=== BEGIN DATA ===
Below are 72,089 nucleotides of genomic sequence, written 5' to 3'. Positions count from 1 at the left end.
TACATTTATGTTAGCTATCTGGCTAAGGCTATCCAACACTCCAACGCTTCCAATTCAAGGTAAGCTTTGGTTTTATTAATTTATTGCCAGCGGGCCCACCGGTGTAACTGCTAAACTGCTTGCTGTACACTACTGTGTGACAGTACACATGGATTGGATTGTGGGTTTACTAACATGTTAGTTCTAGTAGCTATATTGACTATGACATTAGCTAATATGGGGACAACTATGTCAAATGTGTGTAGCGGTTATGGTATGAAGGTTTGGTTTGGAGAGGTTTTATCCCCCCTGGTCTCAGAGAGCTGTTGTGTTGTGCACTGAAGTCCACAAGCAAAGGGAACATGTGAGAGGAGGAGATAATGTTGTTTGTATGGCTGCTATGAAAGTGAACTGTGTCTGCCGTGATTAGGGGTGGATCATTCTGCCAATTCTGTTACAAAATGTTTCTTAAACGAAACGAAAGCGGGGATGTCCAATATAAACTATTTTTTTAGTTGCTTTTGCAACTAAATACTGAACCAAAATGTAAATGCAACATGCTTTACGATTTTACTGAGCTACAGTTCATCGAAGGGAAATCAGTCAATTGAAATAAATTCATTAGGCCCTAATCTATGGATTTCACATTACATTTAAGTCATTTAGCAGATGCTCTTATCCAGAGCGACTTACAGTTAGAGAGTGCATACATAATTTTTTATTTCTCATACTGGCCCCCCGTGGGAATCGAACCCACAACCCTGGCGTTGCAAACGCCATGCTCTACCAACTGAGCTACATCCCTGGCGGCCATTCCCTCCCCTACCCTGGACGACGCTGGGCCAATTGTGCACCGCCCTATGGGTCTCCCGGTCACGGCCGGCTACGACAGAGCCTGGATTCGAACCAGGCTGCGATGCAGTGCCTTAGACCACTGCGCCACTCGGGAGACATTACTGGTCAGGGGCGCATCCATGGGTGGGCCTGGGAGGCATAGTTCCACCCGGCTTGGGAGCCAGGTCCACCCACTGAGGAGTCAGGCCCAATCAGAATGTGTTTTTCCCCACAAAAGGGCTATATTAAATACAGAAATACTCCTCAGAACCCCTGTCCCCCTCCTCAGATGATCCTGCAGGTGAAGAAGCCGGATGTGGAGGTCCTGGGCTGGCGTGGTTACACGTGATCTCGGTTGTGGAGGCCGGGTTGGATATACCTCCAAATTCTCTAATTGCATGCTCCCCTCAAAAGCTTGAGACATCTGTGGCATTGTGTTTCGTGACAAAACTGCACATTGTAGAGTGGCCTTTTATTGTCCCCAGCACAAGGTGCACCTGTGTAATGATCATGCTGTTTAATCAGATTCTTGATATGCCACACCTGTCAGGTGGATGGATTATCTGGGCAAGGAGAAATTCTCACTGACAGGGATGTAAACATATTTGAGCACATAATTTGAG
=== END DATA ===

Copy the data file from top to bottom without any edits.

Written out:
Below are 72,089 nucleotides of genomic sequence, written 5' to 3'. Positions count from 1 at the left end.
TACATTTATGTTAGCTATCTGGCTAAGGCTATCCAACACTCCAACGCTTCCAATTCAAGGTAAGCTTTGGTTTTATTAATTTATTGCCAGCGGGCCCACCGGTGTAACTGCTAAACTGCTTGCTGTACACTACTGTGTGACAGTACACATGGATTGGATTGTGGGTTTACTAACATGTTAGTTCTAGTAGCTATATTGACTATGACATTAGCTAATATGGGGACAACTATGTCAAATGTGTGTAGCGGTTATGGTATGAAGGTTTGGTTTGGAGAGGTTTTATCCCCCCTGGTCTCAGAGAGCTGTTGTGTTGTGCACTGAAGTCCACAAGCAAAGGGAACATGTGAGAGGAGGAGATAATGTTGTTTGTATGGCTGCTATGAAAGTGAACTGTGTCTGCCGTGATTAGGGGTGGATCATTCTGCCAATTCTGTTACAAAATGTTTCTTAAACGAAACGAAAGCGGGGATGTCCAATATAAACTATTTTTTTAGTTGCTTTTGCAACTAAATACTGAACCAAAATGTAAATGCAACATGCTTTACGATTTTACTGAGCTACAGTTCATCGAAGGGAAATCAGTCAATTGAAATAAATTCATTAGGCCCTAATCTATGGATTTCACATTACATTTAAGTCATTTAGCAGATGCTCTTATCCAGAGCGACTTACAGTTAGAGAGTGCATACATAATTTTTTATTTCTCATACTGGCCCCCCGTGGGAATCGAACCCACAACCCTGGCGTTGCAAACGCCATGCTCTACCAACTGAGCTACATCCCTGGCGGCCATTCCCTCCCCTACCCTGGACGACGCTGGGCCAATTGTGCACCGCCCTATGGGTCTCCCGGTCACGGCCGGCTACGACAGAGCCTGGATTCGAACCAGGCTGCGATGCAGTGCCTTAGACCACTGCGCCACTCGGGAGACATTACTGGTCAGGGGCGCATCCATGGGTGGGCCTGGGAGGCATAGTTCCACCCGGCTTGGGAGCCAGGTCCACCCACTGAGGAGTCAGGCCCAATCAGAATGTGTTTTTCCCCACAAAAGGGCTATATTAAATACAGAAATACTCCTCAGAACCCCTGTCCCCCTCCTCAGATGATCCTGCAGGTGAAGAAGCCGGATGTGGAGGTCCTGGGCTGGCGTGGTTACACGTGATCTCGGTTGTGGAGGCCGGGTTGGATATACCTCCAAATTCTCTAATTGCATGCTCCCCTCAAAAGCTTGAGACATCTGTGGCATTGTGTTTCGTGACAAAACTGCACATTGTAGAGTGGCCTTTTATTGTCCCCAGCACAAGGTGCACCTGTGTAATGATCATGCTGTTTAATCAGATTCTTGATATGCCACACCTGTCAGGTGGATGGATTATCTGGGCAAGGAGAAATTCTCACTGACAGGGATGTAAACATATTTGAGCACATAATTTGAG